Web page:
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An activist life in fiction

Mahasweta Devi drew imaginary landscapes to narrate stories of the oppressed and the marginalised.

Written by G. N. Devy |
Updated: July 29, 2016 12:02:06 am
mahasweta devi, mahasweta devi books, mahasweta devi works, mahasweta devi dead, mahasweta devi death, mahasweta devi photos, mahasweta devi news Social activist Mahasweta Devi died at the age of 90. (Illustration: C R Sasikumar)

Great fiction, once come in your ken never leaves you. If I were asked to pack up and carry only one story with me to an imaginary world, I would cling to Pterodactyl of Mahasweta Devi. It transformed my dreams.

Pterodactyl is a mythical bird, ominous to the sceptic and epiphenic to the believer. Mahasweta brought it in to depict the truth about adivasis, to lash out at our failure to understand them. Gayatri Spivak translated it from Bangla and, together with Draupadi put it in a collection called Imaginary Maps.

When I first met Mahasweta, she was 72 and already a living legend. A Jnanpith, a Magsaysay and a formidable global fame as writer to her credit, she was already more of an idea than a person. Every feminist, political activist, aspiring writer swore by her. Therefore, when she agreed to visit Baroda, I had expected to meet with a difficult person, a female Che or a contemporary Laxmibai.

She was to come for the Verrier Elwin lecture of Bhasha Centre. When I asked where she would like to be put up, she replied with a single word, “home”. Her flight was to arrive at Ahmedabad. I requested Tridip Suhrud to receive her, feed her and bring her to Baroda. The flight was delayed. Tridip called me from Ahmedabad to say that she refused to eat. I knew that by the time they get to Baroda all restaurants will be closed. My wife Surekha was away in the US on a research assignment. I was not enough of a cook to feed a legend.

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I kept calling friends who had already arrived in Baroda to listen to Mahasweta the next day. There was the folklorist Bhagwandas Patel, the rebel writer Laxman Gaikwad, historian Ajay Dandekar and poet Kanji Patel. Out of our collective courage, we put together some oranges, boiled eggs and peanuts as a possible meal. I knew how disastrous the results would be.

Close to midnight, the guest arrived. Mahasweta stood at the entrance tentatively. Neighbours had gathered to have a glimpse of her. After an uncertain moment, she held my hands and said nothing. I was thinking of the meal that we had concocted for her. Not knowing how to put across the difficulty, I asked, “Do you have teeth?” She laughed. That was a sterling laugh. She replied, quite unexpectedly in Hindi, “kuchh bhi de do, I don’t care.” She stepped inside and sat with all of us. The neighbours brought some daal and rice. I made tea. She asked for more. We talked of adivasis, struggles and her stories. By the time, the dawn broke out, we had become friends for life. What energy she exuded!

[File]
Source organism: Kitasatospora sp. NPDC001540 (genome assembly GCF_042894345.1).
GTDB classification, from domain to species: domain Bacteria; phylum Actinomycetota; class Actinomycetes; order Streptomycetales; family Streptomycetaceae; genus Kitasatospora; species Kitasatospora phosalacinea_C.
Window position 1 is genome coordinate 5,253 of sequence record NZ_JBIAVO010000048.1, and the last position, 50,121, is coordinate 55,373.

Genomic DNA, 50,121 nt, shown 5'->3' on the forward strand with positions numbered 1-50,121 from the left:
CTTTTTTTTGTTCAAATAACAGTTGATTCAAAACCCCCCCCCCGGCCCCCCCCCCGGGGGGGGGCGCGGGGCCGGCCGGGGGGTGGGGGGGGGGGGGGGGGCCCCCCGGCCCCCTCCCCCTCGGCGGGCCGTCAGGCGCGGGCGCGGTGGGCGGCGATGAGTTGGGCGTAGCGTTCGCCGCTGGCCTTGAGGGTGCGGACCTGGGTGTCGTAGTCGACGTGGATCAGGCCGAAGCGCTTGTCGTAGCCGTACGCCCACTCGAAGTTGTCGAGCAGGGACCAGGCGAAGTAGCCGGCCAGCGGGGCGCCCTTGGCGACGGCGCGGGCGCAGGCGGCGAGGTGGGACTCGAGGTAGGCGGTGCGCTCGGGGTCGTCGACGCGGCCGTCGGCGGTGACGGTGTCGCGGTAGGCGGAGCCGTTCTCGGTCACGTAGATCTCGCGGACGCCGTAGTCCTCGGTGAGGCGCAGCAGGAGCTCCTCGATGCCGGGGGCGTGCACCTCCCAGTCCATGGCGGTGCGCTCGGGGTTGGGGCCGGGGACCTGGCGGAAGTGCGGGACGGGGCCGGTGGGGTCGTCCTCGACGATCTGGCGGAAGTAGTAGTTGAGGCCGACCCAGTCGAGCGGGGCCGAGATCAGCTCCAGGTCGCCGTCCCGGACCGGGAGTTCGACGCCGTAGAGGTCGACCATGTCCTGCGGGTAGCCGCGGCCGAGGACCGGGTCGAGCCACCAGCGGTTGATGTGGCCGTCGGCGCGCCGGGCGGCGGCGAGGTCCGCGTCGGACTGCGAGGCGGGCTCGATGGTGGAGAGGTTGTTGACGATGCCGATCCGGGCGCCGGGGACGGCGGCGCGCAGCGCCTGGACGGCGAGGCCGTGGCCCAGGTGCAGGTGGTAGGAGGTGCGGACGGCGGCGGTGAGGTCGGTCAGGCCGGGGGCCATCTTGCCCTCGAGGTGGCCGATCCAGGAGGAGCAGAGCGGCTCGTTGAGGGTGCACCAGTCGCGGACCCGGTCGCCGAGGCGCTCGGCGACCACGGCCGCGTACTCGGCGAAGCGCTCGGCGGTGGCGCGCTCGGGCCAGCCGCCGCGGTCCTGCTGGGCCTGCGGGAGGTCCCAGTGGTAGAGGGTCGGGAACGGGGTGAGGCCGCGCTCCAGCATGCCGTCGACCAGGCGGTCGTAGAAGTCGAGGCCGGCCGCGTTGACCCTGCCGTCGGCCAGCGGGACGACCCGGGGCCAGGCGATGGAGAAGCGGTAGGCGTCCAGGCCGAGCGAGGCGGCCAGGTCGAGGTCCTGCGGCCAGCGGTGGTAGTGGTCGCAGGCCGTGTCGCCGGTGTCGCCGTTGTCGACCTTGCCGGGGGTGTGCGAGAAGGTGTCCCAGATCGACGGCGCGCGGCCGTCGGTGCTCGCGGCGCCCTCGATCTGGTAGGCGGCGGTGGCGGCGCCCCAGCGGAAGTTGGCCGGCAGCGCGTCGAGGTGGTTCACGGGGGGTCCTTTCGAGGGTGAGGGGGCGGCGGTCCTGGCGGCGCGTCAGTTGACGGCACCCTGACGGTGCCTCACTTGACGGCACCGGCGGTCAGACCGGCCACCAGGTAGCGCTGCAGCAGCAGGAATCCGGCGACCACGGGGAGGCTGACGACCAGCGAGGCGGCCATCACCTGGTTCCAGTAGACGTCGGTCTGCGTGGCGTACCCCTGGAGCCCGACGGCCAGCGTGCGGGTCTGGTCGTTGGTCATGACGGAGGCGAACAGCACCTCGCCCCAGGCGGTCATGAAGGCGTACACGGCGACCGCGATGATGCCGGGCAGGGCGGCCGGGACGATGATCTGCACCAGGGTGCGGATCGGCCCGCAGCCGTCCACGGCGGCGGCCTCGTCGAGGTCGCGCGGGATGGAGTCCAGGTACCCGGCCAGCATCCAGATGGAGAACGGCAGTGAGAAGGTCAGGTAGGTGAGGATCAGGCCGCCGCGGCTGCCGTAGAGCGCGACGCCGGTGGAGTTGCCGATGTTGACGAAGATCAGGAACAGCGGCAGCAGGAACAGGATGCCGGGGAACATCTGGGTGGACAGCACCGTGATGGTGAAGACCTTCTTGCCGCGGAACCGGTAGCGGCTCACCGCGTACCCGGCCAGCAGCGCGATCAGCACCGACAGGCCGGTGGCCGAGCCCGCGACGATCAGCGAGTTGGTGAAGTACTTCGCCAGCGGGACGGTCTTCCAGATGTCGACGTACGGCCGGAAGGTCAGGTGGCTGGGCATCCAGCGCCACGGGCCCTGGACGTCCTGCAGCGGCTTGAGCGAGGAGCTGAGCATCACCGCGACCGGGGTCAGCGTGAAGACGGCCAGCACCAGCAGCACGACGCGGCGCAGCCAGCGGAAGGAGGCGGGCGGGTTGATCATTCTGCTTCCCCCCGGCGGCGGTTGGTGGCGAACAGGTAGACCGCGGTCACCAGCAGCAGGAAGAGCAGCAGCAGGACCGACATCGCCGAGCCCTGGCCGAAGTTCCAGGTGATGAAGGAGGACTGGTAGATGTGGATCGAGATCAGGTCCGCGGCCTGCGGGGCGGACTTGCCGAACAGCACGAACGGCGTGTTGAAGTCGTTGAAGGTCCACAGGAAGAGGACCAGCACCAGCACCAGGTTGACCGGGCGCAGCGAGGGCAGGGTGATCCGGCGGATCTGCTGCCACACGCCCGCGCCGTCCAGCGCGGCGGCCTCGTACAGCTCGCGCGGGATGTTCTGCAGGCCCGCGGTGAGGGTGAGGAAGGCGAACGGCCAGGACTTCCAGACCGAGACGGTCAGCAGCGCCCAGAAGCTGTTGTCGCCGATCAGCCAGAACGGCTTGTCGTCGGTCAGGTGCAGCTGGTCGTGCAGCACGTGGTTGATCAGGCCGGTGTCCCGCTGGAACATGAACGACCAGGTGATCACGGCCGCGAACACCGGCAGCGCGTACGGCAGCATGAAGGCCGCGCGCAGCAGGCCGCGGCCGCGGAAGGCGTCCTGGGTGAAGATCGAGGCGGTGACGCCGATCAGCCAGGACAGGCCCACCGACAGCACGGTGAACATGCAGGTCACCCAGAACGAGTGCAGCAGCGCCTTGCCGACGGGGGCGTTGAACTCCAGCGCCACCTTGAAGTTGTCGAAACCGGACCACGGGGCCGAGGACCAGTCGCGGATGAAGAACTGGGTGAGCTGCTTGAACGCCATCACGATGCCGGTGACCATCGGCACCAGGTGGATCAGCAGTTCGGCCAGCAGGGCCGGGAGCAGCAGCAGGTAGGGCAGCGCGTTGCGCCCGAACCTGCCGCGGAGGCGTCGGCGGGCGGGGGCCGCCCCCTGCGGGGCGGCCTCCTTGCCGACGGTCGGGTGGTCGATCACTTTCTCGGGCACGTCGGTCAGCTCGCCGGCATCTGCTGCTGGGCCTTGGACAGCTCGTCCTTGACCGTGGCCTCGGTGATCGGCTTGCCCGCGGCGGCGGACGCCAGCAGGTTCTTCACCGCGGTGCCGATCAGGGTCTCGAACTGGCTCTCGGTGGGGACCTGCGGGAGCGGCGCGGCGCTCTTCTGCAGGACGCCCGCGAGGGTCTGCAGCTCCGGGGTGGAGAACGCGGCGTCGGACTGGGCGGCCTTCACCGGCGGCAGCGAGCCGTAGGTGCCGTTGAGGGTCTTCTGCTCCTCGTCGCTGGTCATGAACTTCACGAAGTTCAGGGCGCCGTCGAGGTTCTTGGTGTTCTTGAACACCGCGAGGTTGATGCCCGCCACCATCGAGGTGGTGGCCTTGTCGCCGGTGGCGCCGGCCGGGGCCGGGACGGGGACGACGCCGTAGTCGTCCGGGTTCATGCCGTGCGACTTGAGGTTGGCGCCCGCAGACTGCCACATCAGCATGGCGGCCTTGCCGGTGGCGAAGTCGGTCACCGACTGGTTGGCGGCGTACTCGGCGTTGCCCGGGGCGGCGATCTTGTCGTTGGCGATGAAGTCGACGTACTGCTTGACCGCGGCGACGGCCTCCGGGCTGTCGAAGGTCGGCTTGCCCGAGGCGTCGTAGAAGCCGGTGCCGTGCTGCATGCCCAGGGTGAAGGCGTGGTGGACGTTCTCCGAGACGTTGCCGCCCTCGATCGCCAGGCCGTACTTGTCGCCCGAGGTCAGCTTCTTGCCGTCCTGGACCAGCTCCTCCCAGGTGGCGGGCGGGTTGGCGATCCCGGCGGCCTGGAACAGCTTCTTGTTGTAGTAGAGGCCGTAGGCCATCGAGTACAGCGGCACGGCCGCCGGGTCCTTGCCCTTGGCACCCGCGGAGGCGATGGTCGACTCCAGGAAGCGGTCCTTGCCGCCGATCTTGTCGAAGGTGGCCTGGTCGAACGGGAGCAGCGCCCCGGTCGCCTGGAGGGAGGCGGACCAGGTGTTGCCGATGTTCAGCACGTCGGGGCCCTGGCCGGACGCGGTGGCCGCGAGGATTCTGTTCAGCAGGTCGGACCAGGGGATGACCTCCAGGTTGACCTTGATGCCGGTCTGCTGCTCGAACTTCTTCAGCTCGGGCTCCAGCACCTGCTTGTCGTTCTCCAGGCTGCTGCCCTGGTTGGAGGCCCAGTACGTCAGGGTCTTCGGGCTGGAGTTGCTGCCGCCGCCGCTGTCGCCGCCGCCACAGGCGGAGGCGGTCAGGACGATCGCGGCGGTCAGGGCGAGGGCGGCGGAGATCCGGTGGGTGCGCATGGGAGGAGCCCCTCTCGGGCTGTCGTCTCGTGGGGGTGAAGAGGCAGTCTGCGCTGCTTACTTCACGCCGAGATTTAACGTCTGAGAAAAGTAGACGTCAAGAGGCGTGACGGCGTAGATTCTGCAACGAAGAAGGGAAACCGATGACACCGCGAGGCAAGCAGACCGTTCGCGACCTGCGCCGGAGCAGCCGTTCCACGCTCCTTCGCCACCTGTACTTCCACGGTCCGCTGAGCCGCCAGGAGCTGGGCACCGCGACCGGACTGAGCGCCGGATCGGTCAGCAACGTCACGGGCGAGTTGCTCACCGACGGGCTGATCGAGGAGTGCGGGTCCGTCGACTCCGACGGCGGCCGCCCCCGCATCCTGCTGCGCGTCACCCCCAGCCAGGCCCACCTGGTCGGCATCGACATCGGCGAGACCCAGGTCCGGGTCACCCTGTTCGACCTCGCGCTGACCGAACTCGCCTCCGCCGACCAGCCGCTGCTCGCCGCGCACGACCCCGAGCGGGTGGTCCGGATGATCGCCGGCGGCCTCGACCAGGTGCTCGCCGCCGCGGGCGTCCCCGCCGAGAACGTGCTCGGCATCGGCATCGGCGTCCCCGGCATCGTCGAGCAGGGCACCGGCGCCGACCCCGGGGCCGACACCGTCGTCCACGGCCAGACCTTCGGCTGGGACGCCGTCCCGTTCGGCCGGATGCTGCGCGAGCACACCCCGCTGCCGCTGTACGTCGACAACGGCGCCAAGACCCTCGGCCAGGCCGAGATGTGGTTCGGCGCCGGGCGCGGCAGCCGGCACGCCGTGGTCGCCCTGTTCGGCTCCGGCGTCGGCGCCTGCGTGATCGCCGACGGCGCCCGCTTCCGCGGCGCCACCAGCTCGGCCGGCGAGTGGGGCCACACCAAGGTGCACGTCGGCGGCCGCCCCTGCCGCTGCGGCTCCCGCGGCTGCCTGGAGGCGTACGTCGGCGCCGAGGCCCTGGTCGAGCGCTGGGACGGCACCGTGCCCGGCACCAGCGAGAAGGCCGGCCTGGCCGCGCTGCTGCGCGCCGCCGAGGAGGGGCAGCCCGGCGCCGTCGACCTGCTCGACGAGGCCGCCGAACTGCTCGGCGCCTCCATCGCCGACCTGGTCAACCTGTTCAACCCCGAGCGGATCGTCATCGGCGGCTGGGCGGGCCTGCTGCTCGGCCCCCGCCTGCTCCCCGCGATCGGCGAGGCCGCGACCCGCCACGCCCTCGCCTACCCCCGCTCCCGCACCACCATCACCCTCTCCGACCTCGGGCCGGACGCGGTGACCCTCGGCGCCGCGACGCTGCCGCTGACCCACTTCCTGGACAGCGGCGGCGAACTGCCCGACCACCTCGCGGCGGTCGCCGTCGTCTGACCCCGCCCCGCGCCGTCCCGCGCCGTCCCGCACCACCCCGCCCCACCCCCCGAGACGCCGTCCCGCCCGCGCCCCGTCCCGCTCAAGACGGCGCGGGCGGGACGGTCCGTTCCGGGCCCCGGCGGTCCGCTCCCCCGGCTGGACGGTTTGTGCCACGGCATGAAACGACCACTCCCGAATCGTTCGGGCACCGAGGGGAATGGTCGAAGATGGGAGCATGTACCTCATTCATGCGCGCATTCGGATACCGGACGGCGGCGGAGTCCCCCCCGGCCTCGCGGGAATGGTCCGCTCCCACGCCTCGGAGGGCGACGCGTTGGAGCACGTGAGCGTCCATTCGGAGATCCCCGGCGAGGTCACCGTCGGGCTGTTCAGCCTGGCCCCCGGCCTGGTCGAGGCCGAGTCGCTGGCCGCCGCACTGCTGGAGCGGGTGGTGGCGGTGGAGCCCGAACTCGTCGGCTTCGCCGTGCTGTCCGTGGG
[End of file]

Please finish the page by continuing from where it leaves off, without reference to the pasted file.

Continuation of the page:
That was in March 1998. Over the next 15 years, she made Baroda her second home. Her visits stopped when, beyond 85, her body rejected the idea of long journeys. During those years, we travelled together to villages, towns and cities, meeting nomadic communities and listening to them. We travelled to all parts of India, in trains, cars, buses and planes. As part of our campaign for the rights of the de-notified tribes, we met prime ministers, home ministers, judges, police officers.

This was when I was trying to create the Adivasi Academy at Tejgadh. Mahasweta developed a great affection for the campus. There, in the old caves, she saw the pre-historic rock paintings for the first time and was surprised to see how the images resembled her depiction of the pterodactyl. We went to rivers, where she swam. We went to relief camps after the earthquake, after the riots. We shared people’s grief, agony and anger.

She spent long spells in Baroda talking to Surekha and Bhupen Khakhar, the painter, for who she had developed a keen admiration. She sang old Hindi songs and in return Bhupen sang Gujarati bhajans. She talked to him about her stories. In response, he painted epiphenic elephants. She would talk to us about her mother, her time in Shantiniketan, her uneasy marriage and son Nabarun Bhattacharya, a poet, of whom she was mightily proud. When she was not in Baroda, she sent hand-written letters to me, copies of various petitions she had filed, copies of Bortika, the journal she used to edit, lists of things that she wanted Surekha to get for her. She became a mother, a sister and a daughter to us, found her home in our home.

The Adivasi Academy became for her the Shantiniketan of her childhood; my colleagues became her adopted children. She repeatedly said she wanted to live on as a tree there. We cried thinking of her affection for us. At the Jaipur Festival, she said that sleep under the majestic tree at Tejgadh would bring her eternal peace. Her pterodactyl! This is the most extraordinary of endings she created in her fiction!

The author, a cultural activist and literary critic, founded with Mahasweta Devi the Denotified & Nomadic Tribes Rights Action Group, DNT-RAG

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